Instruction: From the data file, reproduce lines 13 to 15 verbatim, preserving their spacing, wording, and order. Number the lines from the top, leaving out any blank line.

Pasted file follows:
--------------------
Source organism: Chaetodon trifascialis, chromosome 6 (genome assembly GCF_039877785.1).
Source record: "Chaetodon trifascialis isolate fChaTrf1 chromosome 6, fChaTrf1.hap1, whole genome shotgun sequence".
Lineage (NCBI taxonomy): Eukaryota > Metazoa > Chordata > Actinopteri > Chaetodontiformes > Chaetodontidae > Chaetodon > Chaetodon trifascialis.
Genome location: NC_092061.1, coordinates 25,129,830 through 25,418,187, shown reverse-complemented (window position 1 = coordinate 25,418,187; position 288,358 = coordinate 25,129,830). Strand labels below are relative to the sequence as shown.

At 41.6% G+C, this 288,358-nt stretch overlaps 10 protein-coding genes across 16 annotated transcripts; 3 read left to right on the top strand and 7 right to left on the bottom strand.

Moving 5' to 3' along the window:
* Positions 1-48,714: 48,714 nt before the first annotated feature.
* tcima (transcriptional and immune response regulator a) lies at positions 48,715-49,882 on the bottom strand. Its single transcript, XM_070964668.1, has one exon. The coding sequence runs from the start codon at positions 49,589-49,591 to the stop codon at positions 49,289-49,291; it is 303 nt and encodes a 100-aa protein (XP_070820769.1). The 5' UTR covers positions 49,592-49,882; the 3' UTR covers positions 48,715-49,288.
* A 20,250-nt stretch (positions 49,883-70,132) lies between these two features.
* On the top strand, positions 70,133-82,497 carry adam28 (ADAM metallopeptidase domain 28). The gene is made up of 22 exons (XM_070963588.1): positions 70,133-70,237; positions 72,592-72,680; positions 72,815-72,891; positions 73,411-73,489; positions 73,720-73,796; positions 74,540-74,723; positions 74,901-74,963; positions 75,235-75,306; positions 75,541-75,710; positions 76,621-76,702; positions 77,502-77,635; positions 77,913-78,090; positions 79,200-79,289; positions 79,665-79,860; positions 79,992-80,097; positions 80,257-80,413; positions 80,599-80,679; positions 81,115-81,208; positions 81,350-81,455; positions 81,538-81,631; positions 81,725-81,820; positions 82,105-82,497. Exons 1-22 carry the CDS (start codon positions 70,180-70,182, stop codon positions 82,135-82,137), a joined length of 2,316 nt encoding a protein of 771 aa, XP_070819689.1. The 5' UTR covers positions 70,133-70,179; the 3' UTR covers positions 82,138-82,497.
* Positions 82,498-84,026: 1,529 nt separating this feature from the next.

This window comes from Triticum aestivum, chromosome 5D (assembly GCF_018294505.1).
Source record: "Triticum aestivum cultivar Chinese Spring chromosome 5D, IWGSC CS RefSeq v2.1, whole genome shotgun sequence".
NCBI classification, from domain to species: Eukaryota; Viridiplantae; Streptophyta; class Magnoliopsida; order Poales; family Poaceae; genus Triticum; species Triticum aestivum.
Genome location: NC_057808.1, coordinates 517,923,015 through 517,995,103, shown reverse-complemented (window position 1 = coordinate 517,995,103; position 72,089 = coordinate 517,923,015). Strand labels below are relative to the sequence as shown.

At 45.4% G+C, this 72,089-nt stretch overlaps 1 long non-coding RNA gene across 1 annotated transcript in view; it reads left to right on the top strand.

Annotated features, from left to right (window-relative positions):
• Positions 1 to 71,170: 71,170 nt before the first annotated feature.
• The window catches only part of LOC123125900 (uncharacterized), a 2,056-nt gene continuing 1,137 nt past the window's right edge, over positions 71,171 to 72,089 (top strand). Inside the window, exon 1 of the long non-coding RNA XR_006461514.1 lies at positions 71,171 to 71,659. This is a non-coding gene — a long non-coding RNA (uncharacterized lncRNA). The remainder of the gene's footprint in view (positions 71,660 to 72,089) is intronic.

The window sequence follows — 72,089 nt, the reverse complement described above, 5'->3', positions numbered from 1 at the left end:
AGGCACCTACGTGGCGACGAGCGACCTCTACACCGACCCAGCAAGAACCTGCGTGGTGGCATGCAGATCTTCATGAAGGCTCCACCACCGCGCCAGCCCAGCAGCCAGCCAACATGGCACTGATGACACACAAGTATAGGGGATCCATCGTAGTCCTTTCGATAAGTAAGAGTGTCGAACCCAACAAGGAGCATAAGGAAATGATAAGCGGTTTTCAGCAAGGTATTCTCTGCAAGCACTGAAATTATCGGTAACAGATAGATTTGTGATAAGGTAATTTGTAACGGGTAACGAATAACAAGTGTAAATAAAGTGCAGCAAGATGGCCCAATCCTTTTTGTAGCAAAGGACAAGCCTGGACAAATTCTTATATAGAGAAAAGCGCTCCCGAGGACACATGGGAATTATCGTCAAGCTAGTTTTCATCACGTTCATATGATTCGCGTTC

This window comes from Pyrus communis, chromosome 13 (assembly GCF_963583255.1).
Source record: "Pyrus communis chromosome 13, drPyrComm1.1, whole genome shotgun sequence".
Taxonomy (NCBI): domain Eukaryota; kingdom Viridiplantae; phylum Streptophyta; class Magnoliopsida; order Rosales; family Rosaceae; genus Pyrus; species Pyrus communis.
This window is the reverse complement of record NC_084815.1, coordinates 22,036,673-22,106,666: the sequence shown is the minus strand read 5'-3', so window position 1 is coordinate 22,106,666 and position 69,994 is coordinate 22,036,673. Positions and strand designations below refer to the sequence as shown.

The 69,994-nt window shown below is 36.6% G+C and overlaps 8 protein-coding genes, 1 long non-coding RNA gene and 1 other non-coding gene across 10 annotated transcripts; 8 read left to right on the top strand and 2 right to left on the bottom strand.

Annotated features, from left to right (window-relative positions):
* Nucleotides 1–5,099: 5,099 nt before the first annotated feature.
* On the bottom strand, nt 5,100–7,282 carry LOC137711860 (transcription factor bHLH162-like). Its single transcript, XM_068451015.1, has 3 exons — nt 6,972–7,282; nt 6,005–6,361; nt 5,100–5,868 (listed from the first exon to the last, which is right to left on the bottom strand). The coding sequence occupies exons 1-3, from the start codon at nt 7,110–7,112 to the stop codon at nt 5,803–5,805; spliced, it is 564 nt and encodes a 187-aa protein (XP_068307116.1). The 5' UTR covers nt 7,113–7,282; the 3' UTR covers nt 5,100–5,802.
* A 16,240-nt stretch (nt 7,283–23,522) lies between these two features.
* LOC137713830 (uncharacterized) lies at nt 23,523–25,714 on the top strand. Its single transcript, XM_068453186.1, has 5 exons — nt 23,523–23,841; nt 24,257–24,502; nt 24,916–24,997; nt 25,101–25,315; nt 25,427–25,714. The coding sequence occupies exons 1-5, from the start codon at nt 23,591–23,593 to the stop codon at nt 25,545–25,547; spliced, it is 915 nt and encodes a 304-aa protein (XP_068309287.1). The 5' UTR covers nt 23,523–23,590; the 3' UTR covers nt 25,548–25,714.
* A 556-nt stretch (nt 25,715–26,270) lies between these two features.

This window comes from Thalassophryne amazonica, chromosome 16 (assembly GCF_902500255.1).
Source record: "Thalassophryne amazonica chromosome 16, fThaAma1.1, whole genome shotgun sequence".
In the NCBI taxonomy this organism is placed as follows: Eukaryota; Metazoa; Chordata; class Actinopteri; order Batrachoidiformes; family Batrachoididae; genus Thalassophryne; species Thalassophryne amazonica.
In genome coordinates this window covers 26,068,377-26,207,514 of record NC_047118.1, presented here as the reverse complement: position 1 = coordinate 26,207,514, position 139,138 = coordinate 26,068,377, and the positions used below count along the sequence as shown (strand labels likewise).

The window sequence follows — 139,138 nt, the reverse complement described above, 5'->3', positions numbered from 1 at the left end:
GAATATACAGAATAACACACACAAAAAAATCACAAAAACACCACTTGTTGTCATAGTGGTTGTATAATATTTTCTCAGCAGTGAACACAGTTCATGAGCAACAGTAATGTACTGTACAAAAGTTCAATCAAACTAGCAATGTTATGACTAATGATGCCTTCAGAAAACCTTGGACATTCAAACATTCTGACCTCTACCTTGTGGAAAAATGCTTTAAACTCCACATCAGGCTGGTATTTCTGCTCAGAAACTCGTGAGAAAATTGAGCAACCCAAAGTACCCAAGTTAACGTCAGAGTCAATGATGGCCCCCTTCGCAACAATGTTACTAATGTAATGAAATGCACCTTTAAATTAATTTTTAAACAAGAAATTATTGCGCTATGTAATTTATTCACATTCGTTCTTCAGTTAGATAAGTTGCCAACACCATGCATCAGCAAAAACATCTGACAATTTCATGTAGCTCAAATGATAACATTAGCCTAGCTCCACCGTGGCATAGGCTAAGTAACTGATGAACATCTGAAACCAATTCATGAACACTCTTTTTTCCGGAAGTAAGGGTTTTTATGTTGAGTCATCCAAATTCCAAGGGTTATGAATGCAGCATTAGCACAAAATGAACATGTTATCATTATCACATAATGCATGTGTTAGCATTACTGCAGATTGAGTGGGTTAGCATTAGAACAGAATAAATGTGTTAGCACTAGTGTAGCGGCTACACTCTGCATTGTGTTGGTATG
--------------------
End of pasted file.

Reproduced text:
Source record: "Triticum aestivum cultivar Chinese Spring chromosome 5D, IWGSC CS RefSeq v2.1, whole genome shotgun sequence".
NCBI classification, from domain to species: Eukaryota; Viridiplantae; Streptophyta; class Magnoliopsida; order Poales; family Poaceae; genus Triticum; species Triticum aestivum.
Genome location: NC_057808.1, coordinates 517,923,015 through 517,995,103, shown reverse-complemented (window position 1 = coordinate 517,995,103; position 72,089 = coordinate 517,923,015). Strand labels below are relative to the sequence as shown.